Alanah Eriksen

Alanah Eriksen is the New Zealand Herald's property reporter, and assistant chief reporter.

No one found to fill $35 hour job

Gavin Dakars from Marine Electrics is struggling to find qualified workers. Photo / Richard Robinson
Gavin Dakars from Marine Electrics is struggling to find qualified workers. Photo / Richard Robinson

Gavin Dakars had been advertising for an experienced automotive electrician, whom he was willing to pay $35 an hour.

But after a year of searching the country and abroad failed to find the right person, the owner of boat-repair company Marine Electrics is now prepared to hire a school leaver for whose training he will pay.

The former Navy sailor had hired a couple of workers who told him they were qualified but had ended up costing the business money because of damages caused.

"We've been trying for at least a year," Mr Dakars said. "This is about our third go at it. We've got a lot of work on, but we just can't get the skilled people to do it.

"Younger people in New Zealand just haven't got the skills or haven't had the training. My impression is that 10 years ago, the trend was to go to IT, away from the trades.

"Our latest ad is focused on finding somebody who is keen to learn, has the right attitude and interested in tinkering around with electrical things and boats on the weekends."

The qualified person could have earned up to $100,000 a year and would have a company car and phone included in their package, Mr Dakars said.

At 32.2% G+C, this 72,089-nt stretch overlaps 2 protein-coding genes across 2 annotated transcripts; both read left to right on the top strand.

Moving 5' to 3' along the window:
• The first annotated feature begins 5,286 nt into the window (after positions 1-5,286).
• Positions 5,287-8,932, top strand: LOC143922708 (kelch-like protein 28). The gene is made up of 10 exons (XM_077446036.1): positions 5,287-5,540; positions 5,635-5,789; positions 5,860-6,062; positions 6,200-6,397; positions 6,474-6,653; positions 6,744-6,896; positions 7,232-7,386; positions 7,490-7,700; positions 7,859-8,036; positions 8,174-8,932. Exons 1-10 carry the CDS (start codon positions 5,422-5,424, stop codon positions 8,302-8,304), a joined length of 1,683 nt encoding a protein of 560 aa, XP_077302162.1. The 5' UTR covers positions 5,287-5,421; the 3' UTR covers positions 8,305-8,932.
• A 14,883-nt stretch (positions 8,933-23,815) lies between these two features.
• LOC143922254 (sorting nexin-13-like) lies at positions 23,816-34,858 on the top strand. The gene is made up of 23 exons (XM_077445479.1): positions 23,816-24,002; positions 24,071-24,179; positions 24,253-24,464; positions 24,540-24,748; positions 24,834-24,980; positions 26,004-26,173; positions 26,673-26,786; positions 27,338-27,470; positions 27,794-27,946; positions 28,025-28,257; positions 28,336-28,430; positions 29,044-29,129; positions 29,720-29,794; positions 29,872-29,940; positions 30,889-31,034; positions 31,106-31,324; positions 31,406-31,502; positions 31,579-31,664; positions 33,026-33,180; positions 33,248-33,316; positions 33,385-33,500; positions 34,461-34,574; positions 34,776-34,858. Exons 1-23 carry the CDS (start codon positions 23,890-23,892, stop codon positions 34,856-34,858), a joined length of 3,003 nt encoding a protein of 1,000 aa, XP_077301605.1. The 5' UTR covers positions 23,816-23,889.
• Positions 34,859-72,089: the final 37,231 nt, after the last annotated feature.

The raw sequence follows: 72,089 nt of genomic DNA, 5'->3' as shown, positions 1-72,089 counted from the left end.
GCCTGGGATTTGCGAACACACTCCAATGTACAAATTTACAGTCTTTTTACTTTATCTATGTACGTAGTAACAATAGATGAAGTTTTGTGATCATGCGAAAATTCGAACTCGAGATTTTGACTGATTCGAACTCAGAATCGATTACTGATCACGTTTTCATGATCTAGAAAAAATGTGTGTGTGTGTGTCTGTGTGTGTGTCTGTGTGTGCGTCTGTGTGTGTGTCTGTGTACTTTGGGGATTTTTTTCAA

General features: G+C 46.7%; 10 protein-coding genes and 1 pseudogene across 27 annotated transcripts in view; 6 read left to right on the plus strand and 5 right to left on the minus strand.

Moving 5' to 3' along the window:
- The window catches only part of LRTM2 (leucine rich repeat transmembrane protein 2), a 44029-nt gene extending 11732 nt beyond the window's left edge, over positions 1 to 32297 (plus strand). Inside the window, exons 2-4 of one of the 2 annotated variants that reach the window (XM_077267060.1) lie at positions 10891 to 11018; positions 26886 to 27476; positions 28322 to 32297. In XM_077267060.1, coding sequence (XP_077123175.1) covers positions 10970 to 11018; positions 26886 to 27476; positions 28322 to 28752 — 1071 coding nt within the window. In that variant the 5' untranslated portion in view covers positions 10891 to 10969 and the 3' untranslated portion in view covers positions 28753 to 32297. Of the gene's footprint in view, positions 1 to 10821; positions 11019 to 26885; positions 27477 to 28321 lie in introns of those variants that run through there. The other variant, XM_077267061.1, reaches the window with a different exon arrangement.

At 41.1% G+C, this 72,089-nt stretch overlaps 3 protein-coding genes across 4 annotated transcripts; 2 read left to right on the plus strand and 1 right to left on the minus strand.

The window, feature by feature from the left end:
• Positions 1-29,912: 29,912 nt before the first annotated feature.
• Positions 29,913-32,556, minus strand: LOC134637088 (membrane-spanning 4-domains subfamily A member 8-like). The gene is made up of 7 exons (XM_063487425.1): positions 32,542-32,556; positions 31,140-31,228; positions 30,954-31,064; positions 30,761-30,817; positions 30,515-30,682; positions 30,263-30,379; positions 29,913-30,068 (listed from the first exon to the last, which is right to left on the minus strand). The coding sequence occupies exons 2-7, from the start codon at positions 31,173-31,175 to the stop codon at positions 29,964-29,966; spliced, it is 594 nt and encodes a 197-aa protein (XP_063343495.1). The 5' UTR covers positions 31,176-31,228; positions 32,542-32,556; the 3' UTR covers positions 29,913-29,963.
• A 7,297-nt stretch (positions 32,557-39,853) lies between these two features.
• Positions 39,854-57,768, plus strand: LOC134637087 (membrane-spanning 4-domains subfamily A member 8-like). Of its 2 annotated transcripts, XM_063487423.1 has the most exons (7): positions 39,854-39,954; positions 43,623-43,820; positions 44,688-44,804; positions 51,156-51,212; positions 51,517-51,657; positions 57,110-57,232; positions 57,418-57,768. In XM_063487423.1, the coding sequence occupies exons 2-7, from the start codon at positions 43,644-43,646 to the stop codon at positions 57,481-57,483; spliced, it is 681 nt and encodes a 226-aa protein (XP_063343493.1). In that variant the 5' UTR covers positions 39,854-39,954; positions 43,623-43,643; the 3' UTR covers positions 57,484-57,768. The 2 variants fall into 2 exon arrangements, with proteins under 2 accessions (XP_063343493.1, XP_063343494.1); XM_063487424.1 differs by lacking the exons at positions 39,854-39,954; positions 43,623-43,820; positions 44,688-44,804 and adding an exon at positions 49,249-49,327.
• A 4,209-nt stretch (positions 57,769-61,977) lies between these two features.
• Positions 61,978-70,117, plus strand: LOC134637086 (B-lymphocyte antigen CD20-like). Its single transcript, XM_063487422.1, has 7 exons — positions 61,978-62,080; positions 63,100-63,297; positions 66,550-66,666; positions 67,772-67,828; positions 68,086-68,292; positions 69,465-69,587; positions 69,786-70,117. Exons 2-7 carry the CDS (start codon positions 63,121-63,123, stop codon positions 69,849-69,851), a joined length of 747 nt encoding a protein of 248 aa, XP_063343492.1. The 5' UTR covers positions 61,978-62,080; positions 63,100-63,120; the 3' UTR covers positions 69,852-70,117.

The apprentice would most likely start on minimum wage.

Automotive electricians for boat and vehicle repairs have the biggest shortage of workers, Immigration's long-term skills shortage list reveals.

Trade Me lists 249 vacancies for the position and every region of the country is represented.

Mr Dakars said he had been inundated with applications, many from foreign workers.

"They're just looking for any job ... supermarket shelf packers willing to train but with no experience.

"I know people in the industry, other mechanics, who have been tempted and gone to Aussie and are getting better money over there and they have no signs of coming back."

Mr Dakars trained in his trade in the Navy before working on superyachts overseas, then started his New Zealand business in the mid-1990s.

- NZ Herald

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